Have you ever wanted a safety room in your place? I always have, and I did not realize I already had one. Today, I want to tell you a little secret on how to protect yourself against abuse inside your home. Of course, not all homes have this built-in feature, but some do. After what you learn today, you might be able to rig your place to create a safety room in case of an intruder in your home or to protect yourself from domestic violence.
How to protect yourself against abuse
To begin, I would like to tell you a story. I lived in a manufactured double-wide home. It was excellent, and I enjoyed the house. If you can picture the bathroom layout, most manufactured homes have the sink and vanity close to the bathroom door. Two weeks before I married, one of my cats played with the vanity drawers. The problem is that she opened the drawer and prevented the bathroom door from opening. I was relaxing and heard my son trying to open the bathroom door. Long story short, he could not get it open. I wanted to help her by sticking my arm under the two-inch gap below the door. I still could not push the drawer back. I tried and tried, hurting my left arm in the process. The cat was locked in the bathroom. The next day, my man came over to try to solve the problem, but the only way we could rescue the cat was to saw the door open. Even brut force could not open the door, making matters worse.
How to create a safety room inside your house
The next day, my arm looked like some abused me. A few days later, I went to pick up my wedding dress from being altered. When I put on my wedding dress and stepped out of the changing room, the seamstress put her hand on my shoulder, looked me in the eyes, and said, “What happened to your arm?” She knows what I do for a living and has my book, The Undetected Narcissist. When I told her what had happened, she completely understood. She was worried that my future husband would abuse me. She shared that her husband is a retired police officer, and she told her that the safest room in the house is the bathroom. He told her that even with brute force, a home invader could not open the bathroom door if the vanity drawer was against the bathroom door. He taught her to put a safety phone in the bathroom and to have a knife, fogger/gel pepper spray hidden under a stack of washcloths or towels. When you trap yourself inside, it buys you time to call for help. And you might think I could have climbed into the bathroom by using the window, but most manufactured homes do not have a large bathroom window.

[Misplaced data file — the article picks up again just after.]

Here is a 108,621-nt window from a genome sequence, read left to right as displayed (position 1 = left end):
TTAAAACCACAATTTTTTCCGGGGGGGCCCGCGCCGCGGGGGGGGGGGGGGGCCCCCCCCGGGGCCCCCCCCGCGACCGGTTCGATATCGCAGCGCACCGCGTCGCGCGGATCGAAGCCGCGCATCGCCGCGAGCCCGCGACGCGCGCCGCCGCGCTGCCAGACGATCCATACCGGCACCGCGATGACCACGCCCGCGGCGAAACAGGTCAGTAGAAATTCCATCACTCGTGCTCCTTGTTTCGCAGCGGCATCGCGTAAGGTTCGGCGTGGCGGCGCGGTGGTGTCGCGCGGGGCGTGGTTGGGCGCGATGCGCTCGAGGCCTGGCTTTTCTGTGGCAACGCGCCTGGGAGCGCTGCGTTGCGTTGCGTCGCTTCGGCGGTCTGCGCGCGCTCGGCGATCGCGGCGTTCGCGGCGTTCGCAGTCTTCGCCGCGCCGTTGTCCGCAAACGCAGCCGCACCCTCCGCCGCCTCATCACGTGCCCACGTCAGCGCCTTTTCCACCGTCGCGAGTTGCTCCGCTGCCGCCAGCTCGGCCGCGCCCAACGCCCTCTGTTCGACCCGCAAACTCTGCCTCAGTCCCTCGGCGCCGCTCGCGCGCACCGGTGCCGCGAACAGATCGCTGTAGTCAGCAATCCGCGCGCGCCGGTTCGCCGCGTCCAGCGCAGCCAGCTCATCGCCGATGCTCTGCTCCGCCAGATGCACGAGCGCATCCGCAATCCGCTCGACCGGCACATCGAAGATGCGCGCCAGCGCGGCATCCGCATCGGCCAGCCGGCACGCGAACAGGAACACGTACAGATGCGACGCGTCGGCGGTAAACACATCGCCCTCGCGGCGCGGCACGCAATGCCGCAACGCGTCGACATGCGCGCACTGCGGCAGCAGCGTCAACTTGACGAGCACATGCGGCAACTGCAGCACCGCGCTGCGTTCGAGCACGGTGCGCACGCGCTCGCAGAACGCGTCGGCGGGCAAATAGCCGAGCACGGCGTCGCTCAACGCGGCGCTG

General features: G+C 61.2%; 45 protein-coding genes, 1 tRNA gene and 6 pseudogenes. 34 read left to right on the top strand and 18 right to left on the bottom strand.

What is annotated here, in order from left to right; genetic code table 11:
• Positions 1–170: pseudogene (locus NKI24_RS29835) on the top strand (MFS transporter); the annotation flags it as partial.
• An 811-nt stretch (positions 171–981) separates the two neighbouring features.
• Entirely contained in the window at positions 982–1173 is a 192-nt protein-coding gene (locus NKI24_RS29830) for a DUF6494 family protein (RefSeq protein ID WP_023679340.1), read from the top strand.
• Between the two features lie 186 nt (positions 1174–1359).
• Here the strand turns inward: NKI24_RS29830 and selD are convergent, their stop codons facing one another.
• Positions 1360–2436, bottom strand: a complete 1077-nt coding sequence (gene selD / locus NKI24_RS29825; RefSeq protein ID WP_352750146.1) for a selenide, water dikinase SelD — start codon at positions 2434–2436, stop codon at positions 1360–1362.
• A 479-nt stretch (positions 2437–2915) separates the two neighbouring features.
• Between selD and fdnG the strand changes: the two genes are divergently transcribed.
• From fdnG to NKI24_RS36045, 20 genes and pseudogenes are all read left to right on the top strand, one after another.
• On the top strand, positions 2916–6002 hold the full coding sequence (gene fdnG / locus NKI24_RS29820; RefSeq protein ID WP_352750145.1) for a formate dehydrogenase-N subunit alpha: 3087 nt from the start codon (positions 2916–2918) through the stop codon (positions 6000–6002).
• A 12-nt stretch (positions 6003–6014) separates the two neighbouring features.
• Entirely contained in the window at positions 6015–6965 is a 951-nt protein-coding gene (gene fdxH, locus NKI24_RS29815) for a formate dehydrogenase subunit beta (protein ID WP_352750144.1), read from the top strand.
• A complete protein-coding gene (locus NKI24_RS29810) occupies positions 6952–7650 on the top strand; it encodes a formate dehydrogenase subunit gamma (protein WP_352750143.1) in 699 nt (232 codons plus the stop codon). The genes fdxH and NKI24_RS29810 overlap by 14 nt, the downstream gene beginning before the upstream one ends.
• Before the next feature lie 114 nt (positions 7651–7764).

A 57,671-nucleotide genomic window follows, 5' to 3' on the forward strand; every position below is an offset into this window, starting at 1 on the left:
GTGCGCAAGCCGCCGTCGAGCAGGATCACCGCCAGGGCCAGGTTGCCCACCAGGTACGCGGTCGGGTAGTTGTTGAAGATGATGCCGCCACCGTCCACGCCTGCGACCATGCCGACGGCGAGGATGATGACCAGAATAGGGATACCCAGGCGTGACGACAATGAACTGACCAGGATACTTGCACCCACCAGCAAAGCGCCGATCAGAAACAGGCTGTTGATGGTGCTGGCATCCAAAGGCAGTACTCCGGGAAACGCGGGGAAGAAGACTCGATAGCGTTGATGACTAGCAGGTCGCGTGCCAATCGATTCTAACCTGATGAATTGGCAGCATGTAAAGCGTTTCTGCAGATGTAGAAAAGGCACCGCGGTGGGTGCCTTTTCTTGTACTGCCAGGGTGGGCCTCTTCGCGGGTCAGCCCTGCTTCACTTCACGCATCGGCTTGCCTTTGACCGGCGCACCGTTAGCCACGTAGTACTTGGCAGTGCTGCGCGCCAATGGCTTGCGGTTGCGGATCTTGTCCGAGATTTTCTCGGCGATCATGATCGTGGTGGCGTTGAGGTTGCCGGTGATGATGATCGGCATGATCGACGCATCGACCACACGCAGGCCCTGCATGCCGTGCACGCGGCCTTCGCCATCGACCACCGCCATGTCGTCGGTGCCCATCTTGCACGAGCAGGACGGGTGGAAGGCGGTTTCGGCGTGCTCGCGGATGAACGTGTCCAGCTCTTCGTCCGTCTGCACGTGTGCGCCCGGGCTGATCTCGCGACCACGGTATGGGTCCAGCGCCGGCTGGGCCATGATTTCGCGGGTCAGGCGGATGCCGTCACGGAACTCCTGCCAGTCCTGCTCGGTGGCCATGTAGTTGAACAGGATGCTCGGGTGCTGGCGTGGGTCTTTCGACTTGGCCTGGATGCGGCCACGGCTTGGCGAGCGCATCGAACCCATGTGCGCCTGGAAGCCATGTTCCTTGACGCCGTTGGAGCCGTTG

Protect yourself from toxic relationships
When doing the headline analyzer, I was surprised that the search results were so low for domestic violence but higher for protect yourself from toxic relationships by 44%. Therefore, if you ever find yourself in a situation and need to protect yourself from abuse, the bathroom is your safest place. You could install a drop bar alongside the bathroom door or a lock from the top of the wall and hooks into the top of the door. A person can hide a safety phone in a box of tampons, sanitary napkins, or any other package that will less likely be inspected. For example, when you buy a safety phone, immediately put it in the box once it has been charged and activated. You can install emergency phone numbers into the phone as well. This will allow you to text for help if you need to stay quiet. Then power off the phone and write down the phone number. Why? Well, most safety phones are bulky, and how would you explain yourself if you got caught? Plus, most people need to remember their cell phone numbers. Holding a box of female products will most likely make your man look away. This gives you time to put the box in the bathroom without trouble. If you are trying to protect yourself against an abusive female, I will use a box of hemorrhoid products. I know it’s funny, but let’s be honest. People prefer to avoid getting into a deep and meaningful conversation about these two products. You can give your cell phone number to a close friend you trust. If your friend gets a call from that number in the middle of the night, it will not be considered spam or the wrong number.
Embarrassed about how you met your husband
Lastly, I want to discuss something my husband shared with me. While I was driving, my husband was very nervous about something. He said, “I listened to your podcast, and I am fine with you sharing how we met, but aren’t you embarrassed about how you met your husband?” I looked at him and said, “No!” He explained that we met on a strange dating website and wanted to know if I knew what the website was really about. I told him I knew, but I didn’t use it as it was designed. I was looking for a man to take me out to dinner. I tried match.com, plenty of fish, and eHarmony. Within a 100-mile radius, I still couldn’t find a match. I, of course, met some men, but they were lazy and just wanted to hook up. My husband laughed because he had the same bad luck. At least he knew he had money to take me out to dinner or the movies. He shared that one woman required $400 for a date. He thought that was a little expensive because it did not guarantee…sex. At least I was not doing that. I just wanted to meet someone nice and enjoy their company. Therefore, I did not do anything immoral, unethical, or something I would later regret. And there is a point here. People will try to make you feel shame, humiliation, and guilt. If love brought two people together unusually, so be it.
Either way, nobody should be embarrassed about how you met your husband or wife. I hope you have enjoyed this blog post, how to protect yourself against abuse. Have a fantastic day!